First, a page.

"But before faith came, we were kept under the law, shut up unto the faith which should afterwards be revealed. Wherefore the law was our schoolmaster to bring us unto Christ, that we might be justified by faith. But after that faith is come, we are no longer under a schoolmaster."
The key to this text is in the first four words: "But before faith came." Paul is talking about his condition of condemnation before he exercised faith in Christ. Being "under the law" is defined in Romans 3:19 as being "guilty before God" and under the sentence of death. During those years of sin Paul was "kept under the law"--held in the prison house of disobedience. In Romans 7:23, he spoke of that experience of condemnation as "bringing me into captivity to the law of sin."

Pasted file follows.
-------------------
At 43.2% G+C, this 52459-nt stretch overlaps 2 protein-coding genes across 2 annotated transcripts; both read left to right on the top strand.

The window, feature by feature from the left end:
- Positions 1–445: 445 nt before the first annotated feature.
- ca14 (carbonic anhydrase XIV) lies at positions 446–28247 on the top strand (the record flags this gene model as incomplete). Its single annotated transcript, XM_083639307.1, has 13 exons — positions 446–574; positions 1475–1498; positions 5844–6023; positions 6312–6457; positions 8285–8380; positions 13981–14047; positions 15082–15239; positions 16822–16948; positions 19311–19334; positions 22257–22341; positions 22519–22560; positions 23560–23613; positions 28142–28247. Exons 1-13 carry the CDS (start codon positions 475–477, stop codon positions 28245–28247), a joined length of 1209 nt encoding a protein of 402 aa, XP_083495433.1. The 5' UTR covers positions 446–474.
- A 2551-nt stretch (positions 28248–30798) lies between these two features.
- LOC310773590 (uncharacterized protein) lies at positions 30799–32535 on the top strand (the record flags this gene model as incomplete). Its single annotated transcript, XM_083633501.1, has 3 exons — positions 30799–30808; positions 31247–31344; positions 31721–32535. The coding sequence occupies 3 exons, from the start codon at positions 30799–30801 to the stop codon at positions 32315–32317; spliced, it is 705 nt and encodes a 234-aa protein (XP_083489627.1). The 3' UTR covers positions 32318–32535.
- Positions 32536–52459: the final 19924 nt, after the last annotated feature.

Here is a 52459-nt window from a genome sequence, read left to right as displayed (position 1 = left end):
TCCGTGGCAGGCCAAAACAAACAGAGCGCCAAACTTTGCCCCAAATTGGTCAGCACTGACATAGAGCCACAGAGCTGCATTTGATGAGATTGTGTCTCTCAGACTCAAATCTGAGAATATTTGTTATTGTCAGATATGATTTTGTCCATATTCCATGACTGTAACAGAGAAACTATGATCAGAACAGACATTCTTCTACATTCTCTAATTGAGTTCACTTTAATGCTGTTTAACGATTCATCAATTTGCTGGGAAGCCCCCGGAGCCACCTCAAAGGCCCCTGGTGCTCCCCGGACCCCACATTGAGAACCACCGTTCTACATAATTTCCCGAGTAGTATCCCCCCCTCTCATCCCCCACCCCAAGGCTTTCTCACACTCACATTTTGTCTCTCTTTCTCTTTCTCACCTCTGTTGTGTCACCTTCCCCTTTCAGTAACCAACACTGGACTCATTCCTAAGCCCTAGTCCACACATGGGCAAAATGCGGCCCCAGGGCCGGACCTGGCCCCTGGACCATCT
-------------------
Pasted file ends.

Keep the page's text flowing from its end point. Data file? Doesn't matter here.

But even when Paul was outside of Christ, without faith, the law was operating on his conscience, magnifying his misery and condemnation (Romans 7:13) and leading him step by step, like a schoolmaster, to the Saviour. After being directed to Christ by the law, Paul says we are "justified by faith." This is what the law could not do. It could not justify; it could only condemn. Christ freely forgives and delivers.
The last point Paul makes is that we are no longer under the law, but under grace. After bringing us to Christ, the law no longer condemns because we, as Christians, do not break it. It will still be there to shepherd us back to Christ if we depart from His grace, but it no longer condemns us as transgressors so long as we abide in Him.